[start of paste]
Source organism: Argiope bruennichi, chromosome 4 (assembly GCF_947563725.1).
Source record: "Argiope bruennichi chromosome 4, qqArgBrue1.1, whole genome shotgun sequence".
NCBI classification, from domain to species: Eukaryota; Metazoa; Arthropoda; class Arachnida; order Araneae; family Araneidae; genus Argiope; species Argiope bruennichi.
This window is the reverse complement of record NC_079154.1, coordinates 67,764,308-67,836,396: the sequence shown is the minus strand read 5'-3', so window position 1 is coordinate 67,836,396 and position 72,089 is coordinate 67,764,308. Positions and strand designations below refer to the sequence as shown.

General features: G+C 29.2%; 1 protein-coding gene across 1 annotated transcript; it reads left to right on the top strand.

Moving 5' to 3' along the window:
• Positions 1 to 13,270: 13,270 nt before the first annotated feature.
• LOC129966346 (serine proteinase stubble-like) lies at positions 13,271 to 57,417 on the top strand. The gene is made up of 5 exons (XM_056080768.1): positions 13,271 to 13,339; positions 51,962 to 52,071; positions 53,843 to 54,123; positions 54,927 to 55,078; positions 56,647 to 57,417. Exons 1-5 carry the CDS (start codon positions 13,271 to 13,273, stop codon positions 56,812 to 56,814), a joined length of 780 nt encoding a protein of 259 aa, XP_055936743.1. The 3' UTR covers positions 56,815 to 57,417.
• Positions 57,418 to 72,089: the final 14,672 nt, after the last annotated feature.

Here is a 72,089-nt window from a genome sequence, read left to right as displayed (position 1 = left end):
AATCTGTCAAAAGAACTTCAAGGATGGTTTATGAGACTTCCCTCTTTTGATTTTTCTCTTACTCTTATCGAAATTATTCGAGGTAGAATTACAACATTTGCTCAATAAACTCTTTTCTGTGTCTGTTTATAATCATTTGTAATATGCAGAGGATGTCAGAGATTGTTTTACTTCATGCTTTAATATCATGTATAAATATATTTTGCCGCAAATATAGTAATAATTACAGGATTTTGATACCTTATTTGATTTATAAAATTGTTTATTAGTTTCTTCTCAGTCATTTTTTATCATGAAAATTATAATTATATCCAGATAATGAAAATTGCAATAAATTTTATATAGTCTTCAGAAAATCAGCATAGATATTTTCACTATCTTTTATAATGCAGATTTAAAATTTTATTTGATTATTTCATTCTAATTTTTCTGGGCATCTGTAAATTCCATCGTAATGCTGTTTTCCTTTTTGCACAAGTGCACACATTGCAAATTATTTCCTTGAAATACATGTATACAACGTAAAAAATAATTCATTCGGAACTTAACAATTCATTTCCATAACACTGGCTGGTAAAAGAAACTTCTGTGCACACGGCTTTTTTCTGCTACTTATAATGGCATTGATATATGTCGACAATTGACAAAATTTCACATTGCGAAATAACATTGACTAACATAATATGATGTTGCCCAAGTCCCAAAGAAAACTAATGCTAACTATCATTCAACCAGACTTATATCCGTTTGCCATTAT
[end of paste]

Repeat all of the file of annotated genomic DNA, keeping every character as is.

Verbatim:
Source organism: Argiope bruennichi, chromosome 4 (assembly GCF_947563725.1).
Source record: "Argiope bruennichi chromosome 4, qqArgBrue1.1, whole genome shotgun sequence".
NCBI classification, from domain to species: Eukaryota; Metazoa; Arthropoda; class Arachnida; order Araneae; family Araneidae; genus Argiope; species Argiope bruennichi.
This window is the reverse complement of record NC_079154.1, coordinates 67,764,308-67,836,396: the sequence shown is the minus strand read 5'-3', so window position 1 is coordinate 67,836,396 and position 72,089 is coordinate 67,764,308. Positions and strand designations below refer to the sequence as shown.

General features: G+C 29.2%; 1 protein-coding gene across 1 annotated transcript; it reads left to right on the top strand.

Moving 5' to 3' along the window:
• Positions 1 to 13,270: 13,270 nt before the first annotated feature.
• LOC129966346 (serine proteinase stubble-like) lies at positions 13,271 to 57,417 on the top strand. The gene is made up of 5 exons (XM_056080768.1): positions 13,271 to 13,339; positions 51,962 to 52,071; positions 53,843 to 54,123; positions 54,927 to 55,078; positions 56,647 to 57,417. Exons 1-5 carry the CDS (start codon positions 13,271 to 13,273, stop codon positions 56,812 to 56,814), a joined length of 780 nt encoding a protein of 259 aa, XP_055936743.1. The 3' UTR covers positions 56,815 to 57,417.
• Positions 57,418 to 72,089: the final 14,672 nt, after the last annotated feature.

Here is a 72,089-nt window from a genome sequence, read left to right as displayed (position 1 = left end):
AATCTGTCAAAAGAACTTCAAGGATGGTTTATGAGACTTCCCTCTTTTGATTTTTCTCTTACTCTTATCGAAATTATTCGAGGTAGAATTACAACATTTGCTCAATAAACTCTTTTCTGTGTCTGTTTATAATCATTTGTAATATGCAGAGGATGTCAGAGATTGTTTTACTTCATGCTTTAATATCATGTATAAATATATTTTGCCGCAAATATAGTAATAATTACAGGATTTTGATACCTTATTTGATTTATAAAATTGTTTATTAGTTTCTTCTCAGTCATTTTTTATCATGAAAATTATAATTATATCCAGATAATGAAAATTGCAATAAATTTTATATAGTCTTCAGAAAATCAGCATAGATATTTTCACTATCTTTTATAATGCAGATTTAAAATTTTATTTGATTATTTCATTCTAATTTTTCTGGGCATCTGTAAATTCCATCGTAATGCTGTTTTCCTTTTTGCACAAGTGCACACATTGCAAATTATTTCCTTGAAATACATGTATACAACGTAAAAAATAATTCATTCGGAACTTAACAATTCATTTCCATAACACTGGCTGGTAAAAGAAACTTCTGTGCACACGGCTTTTTTCTGCTACTTATAATGGCATTGATATATGTCGACAATTGACAAAATTTCACATTGCGAAATAACATTGACTAACATAATATGATGTTGCCCAAGTCCCAAAGAAAACTAATGCTAACTATCATTCAACCAGACTTATATCCGTTTGCCATTAT